Last weekend, Jack had his ‘audition’ at the art high school, doing three drawings under supervision and showing the portfolio of work he’s done over the past few months. He reports that he was quite happy with his work: a still life drawn from memory (oranges slices, a box and bowl of cereal), a portrait of a student who posed for them, and a pastel of a rock show, showing at least three people. However, he said the experience was pretty unpleasant. The art supplies were crummy, the sheets of paper was small, about 5×7, and the teacher who looked at his portfolio was rushed and uncommunicative. It was as I had feared, that the school is so big, had so many applicants, that it would be a very different experience from the schools he’s attended so far.

Art teaching can be terrific. But more often, it is either useless or off-putting. It’s not like teaching math or Spanish, and the emphasis on a right way and a wrong way can be chilling. Jack is also pretty averse to art instruction, though I have fantasies about finding a great extra-curricular program for him, a course designed for kids that are talented and motivated, a teacher that will help expand him, guide him, and keep him fired up. If you have any suggestion on how to find such a person, let me know.

Speaking of your input, Patti and I were so pleased to read all of the solid advice readers sent in regarding my last entry. It helped us to solidify our view — that Jack should go to a strong, progressive, general sort of school and we are lucky to have several great options. Jack has had to write application essays for several of them. One asked him to describe a commitment he had made and how it effected him. He decided to write about his love of art and I thought you might enjoy reading it:

Addicted to Art
I push my pencil to the paper once again and I hear a faint buzzing of the model’s timer and papers begin rustling. I look up and see that “Victoria” is up and stretching her legs. I sigh and put down my pencil to look at what I’ve done so far. Yellow teeth, chin hairs, and two green eyes fill the page. While it seems like I’m almost done with her face, I’m really just getting started. I look up and see about 20 people, each at least 15 years older than me. A sign missing a few letters reads, Li_e Dra_ing Classes! Two hours earlier, my friends had asked me if I wanted to head up to Central Park for a game of soccer. I had turned them down without even thinking. Why? Because art is my obsession.

Art has inspired me to do many things. I draw all kinds of stuff, create t-shirts, and even paint skateboards. There’s nothing quite like the rush you get from hopping on a board fresh with the smell of acrylics and oil. I scratch the art off the bottom then repeat the entire process. My t-shirts designs are drawings I am very proud of and want the rest of the world to see. I draw live models, animals, photographs, monsters, cartoons, and superheroes, just about everything. You name it; I’ve drawn it.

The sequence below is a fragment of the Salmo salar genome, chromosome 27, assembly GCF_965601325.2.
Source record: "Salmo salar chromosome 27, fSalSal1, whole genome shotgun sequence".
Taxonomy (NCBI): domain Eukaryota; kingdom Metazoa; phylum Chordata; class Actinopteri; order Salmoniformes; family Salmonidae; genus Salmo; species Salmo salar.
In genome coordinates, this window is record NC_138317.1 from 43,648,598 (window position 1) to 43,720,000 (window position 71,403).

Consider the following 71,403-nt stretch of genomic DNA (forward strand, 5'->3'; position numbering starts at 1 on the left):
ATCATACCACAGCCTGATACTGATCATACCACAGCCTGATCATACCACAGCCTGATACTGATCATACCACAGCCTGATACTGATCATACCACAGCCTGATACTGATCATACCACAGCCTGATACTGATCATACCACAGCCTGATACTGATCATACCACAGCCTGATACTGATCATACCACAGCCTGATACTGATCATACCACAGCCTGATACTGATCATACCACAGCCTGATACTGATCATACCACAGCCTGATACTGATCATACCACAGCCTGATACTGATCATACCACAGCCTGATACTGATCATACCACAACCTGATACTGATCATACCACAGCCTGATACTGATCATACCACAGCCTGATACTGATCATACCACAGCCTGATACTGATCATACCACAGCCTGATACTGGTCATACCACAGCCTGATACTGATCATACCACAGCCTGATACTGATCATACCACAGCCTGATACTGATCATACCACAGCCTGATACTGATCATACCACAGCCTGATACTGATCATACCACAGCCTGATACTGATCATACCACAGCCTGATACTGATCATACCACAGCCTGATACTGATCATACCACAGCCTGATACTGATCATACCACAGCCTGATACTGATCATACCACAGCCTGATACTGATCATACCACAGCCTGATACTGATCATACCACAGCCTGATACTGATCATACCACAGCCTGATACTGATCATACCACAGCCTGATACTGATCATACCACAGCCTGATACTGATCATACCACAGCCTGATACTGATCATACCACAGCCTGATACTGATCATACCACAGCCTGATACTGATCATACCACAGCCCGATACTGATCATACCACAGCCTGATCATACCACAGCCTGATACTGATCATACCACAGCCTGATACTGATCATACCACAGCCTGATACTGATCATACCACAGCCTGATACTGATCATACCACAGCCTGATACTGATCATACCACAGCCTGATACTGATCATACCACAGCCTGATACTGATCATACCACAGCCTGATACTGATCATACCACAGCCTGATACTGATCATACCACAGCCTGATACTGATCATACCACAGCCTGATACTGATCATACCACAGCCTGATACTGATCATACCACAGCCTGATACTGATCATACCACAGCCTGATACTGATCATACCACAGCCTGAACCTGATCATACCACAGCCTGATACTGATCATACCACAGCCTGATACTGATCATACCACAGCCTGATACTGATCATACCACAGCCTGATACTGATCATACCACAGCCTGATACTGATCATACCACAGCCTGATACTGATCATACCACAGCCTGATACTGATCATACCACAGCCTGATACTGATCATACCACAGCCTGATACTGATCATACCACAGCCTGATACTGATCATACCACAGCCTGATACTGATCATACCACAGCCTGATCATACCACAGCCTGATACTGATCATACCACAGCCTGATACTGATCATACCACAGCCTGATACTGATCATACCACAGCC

My whole family has been a huge influence on me. I write different designs of my name because my grandmother writes poems and designs art with calligraphy. I work with Photoshop and tried different designs on it, inspired by my aunt, a printer. My father and I talk about art at least fifteen times a day because of our shared interests. My mother studied fashion and
textiles, which has led me to want to learn how to create shirts and work with collages.

Part of the reason I love art so much is because I’m surrounded by it. Living in New York and having galleries, museums, and movies to study and go to has really made it grow on me. I also make art so much because of how it makes me feel. The moment my pen or pencil hits the paper and my iPod starts to play, I forget all about any homework or stress I may have and I am sucked into the page. There’s nothing like going out on a brisk morning and studying the streets around me. Capturing the scene on paper is the icing on the cake.

While I love art, I’m only thirteen, so I have no idea whether or not I’ll commit to it as a career. I know a lot of people who do this as well, businessmen and women who are artists at heart and all share a very strong love for art with no need to make it their jobs. We share ideas, visit museums, and go out together on ‘Ssketchcrawls,’ trips to museums and parks for drawing. Sometimes we even make art to raise money for different organizations and people in need of food or shelter.

I love art (as I’m sure you know and I’m sorry for being a bit repetitive) and I hope that as I grow older, I continue to work at it. Over the years art has expanded my view of the world and taught me discipline. It has taught me to become a better student at art and the world as well. I think that if I keep it a major part of my life, I will do it more and more and hopefully, one day, I will have mastered all different aspects and it will stay with me for my entire life, ‘til death do us part.

If you’d like to buy one of Jack’s t-shirt designs. he’s made a little online store here:

http://www.zazzle.com/assets/swf/zp/zp.swf?cn=238860589517453985&st=date_created&tl=My+Zazzle+Panel&skn=default&ch=jacktea